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  • Guideline Summary
  • NGC:010031
  • 2013 Feb

ACMG practice guideline: lack of evidence for MTHFR polymorphism testing.

Hickey SE, Curry CJ, Toriello HV. ACMG practice guideline: lack of evidence for MTHFR polymorphism testing. Genet Med. 2013 Feb;15(2):153-6. [77 references] PubMed External Web Site Policy

View the original guideline documentation External Web Site Policy

This is the current release of the guideline.

Major Recommendations

American College of Medical Genetics and Genomics (ACMG) Recommendations

  • 5,10-methylenetetrahydrofolate reductase (MTHFR) polymorphism genotyping should not be ordered as part of the clinical evaluation for thrombophilia or recurrent pregnancy loss.
  • MTHFR polymorphism genotyping should not be ordered for at-risk family members.
  • A clinical geneticist who serves as a consultant for a patient in whom an MTHFR polymorphism(s) is found should ensure that the patient has received a thorough and appropriate evaluation for his or her symptoms.
  • If the patient is homozygous for the "thermolabile" variant c.665C→T, the geneticist may order a fasting total plasma homocysteine, if not previously ordered, to provide more accurate counseling.
  • MTHFR status does not change the recommendation that women of childbearing age should take the standard dose of folic acid supplementation to reduce the risk of neural tube defects as per the general population guidelines (Zacho et al., 2011; De Stefano et al., 2000; Institute of Medicine, Food and Nutrition Board, 1998; "Prevention of neural tube," 1991; Czeizel & Dudás, 1992; "Recommendations for the use of folic acid," 1992; Toriello, 2011).

Clinical Algorithm(s)

None provided

Disease/Condition(s)

Thrombophilia

Guideline Category

Assessment of Therapeutic Effectiveness

Counseling

Evaluation

Clinical Specialty

Family Practice

Hematology

Medical Genetics

Obstetrics and Gynecology

Intended Users

Physicians

Guideline Objective(s)

To review the latest evidence on 5,10-methylenetetrahydrofolate reductase (MTHFR) polymorphism testing as part of a routine evaluation for thrombophilia

Target Population

Women of childbearing age and patients at risk for thrombophilia

Interventions and Practices Considered

  1. 5,10-methylenetetrahydrofolate reductase (MTHFR) polymorphism testing (not recommended)
  2. Evaluation of symptoms in patients in whom an MTHFR polymorphism(s) is found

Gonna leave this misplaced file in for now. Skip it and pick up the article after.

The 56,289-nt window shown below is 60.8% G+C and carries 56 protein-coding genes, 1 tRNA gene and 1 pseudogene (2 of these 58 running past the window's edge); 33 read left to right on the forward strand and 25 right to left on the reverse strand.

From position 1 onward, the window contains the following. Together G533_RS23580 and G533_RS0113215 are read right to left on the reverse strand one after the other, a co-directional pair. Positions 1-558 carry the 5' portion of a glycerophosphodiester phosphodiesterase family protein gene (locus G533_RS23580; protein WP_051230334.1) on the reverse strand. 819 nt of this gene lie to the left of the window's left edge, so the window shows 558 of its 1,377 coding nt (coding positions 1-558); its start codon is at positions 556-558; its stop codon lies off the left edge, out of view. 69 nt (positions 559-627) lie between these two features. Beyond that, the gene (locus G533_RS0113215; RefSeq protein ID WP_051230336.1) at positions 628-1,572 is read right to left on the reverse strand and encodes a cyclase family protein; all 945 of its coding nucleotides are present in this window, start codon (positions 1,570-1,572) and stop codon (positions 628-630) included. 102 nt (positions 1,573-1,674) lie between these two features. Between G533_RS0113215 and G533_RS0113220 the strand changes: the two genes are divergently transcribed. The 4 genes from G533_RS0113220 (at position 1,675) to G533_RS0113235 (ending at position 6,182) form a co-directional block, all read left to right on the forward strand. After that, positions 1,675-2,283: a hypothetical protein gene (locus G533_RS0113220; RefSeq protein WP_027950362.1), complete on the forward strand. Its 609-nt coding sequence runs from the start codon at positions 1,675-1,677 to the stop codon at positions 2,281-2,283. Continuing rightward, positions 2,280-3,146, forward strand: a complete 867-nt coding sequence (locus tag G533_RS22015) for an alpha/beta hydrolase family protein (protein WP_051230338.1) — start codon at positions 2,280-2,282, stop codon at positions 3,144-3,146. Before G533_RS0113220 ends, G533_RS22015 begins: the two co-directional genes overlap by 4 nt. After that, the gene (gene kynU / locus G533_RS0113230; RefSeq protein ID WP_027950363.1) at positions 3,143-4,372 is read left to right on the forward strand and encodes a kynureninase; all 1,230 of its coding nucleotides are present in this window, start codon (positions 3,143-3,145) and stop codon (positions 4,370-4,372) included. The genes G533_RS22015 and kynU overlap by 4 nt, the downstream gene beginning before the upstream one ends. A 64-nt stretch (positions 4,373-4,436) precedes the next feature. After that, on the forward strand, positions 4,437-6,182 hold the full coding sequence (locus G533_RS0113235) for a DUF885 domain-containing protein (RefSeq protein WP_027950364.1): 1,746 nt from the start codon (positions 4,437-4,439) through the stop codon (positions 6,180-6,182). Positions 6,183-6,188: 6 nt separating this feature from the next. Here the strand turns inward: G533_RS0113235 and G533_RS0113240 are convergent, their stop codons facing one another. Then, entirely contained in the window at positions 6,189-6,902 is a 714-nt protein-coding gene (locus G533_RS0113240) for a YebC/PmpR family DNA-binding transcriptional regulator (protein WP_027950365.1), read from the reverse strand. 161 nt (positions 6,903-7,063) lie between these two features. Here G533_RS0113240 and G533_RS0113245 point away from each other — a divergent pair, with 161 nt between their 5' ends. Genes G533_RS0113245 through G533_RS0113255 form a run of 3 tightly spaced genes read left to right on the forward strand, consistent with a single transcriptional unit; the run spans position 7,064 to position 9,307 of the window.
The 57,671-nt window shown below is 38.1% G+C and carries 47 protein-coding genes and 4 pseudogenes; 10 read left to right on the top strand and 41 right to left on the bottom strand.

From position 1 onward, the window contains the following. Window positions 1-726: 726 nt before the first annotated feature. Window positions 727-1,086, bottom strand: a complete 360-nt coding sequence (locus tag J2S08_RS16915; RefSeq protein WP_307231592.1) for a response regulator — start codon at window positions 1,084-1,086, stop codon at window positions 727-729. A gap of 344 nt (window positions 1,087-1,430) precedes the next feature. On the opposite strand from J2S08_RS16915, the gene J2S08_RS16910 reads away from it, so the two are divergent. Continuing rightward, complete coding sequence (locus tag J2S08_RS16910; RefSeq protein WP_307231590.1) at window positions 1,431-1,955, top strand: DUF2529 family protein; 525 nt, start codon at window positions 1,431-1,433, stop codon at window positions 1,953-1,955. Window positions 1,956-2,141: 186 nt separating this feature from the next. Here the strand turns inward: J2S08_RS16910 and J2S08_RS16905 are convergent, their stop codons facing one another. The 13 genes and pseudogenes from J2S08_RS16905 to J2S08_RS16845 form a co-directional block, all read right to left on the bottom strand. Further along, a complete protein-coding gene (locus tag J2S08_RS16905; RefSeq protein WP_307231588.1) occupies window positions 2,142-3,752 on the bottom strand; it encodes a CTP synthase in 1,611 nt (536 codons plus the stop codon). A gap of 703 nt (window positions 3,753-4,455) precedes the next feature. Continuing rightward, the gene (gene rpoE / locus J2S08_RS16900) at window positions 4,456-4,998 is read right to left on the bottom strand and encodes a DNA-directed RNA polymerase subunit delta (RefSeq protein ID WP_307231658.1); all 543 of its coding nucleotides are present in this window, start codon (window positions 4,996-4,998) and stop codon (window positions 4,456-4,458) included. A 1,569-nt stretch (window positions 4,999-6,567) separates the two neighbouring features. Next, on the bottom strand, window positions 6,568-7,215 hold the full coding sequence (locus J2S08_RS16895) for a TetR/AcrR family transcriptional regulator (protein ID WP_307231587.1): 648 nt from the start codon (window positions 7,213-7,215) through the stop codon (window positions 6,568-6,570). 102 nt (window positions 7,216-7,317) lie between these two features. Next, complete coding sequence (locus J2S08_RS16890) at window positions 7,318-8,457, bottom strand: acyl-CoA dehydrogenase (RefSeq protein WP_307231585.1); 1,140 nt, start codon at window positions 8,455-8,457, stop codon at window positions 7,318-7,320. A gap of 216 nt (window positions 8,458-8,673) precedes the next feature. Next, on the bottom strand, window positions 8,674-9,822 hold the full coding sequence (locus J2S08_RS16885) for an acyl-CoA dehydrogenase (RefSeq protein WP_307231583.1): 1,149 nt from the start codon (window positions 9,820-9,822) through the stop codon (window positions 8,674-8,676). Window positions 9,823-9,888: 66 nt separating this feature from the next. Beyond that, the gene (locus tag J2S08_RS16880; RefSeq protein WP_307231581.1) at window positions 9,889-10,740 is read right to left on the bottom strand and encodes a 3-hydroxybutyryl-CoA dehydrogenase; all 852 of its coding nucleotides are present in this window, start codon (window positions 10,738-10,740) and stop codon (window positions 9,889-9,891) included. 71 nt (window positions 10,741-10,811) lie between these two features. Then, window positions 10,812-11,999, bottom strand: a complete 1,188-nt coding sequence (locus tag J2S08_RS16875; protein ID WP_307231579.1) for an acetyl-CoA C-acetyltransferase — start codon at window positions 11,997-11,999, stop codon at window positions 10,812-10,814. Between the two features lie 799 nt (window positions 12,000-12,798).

3. Fasting total plasma homocysteine
  4. Folic acid supplementation

Major Outcomes Considered

Not stated

Methods Used to Collect/Select the Evidence

Hand-searches of Published Literature (Primary Sources)

Hand-searches of Published Literature (Secondary Sources)

Searches of Electronic Databases

Description of Methods Used to Collect/Select the Evidence

The guideline authors searched PubMed and the Cochrane Database of Systematic Reviews from January 1995 to the present. In the literature search, priority was given to original research, with highest emphasis on meta-analyses, followed by case-control and cohort studies. The Literature search excluded review articles, case reports, and articles in languages other than English. Bibliographies of articles deemed to be of the highest quality for their specific topic were combed for additional articles that may have been missed by the initial literature search. In addition, the guidelines of other professional bodies on the same, or related, topic were reviewed.

The databases were searched using the following terms: MTHFR, MTHFR polymorphism, MTHFR thermolabile variant, methylenetetrahydrofolate reductase, and hyperhomocysteinemia. Combined searches were done on specific questions of interest including: MTHFR and stroke, MTHFR and recurrent pregnancy loss, MTHFR and venous thromboembolism, and MTHFR and coronary artery disease. The same combined searches were done for hyperhomocysteinemia and stroke, etc.

Number of Source Documents

Not stated

Methods Used to Assess the Quality and Strength of the Evidence

Not stated

Rating Scheme for the Strength of the Evidence

Not applicable

Methods Used to Analyze the Evidence

Review

Description of the Methods Used to Analyze the Evidence

The articles were reviewed by the working group who provided expert consensus.

Methods Used to Formulate the Recommendations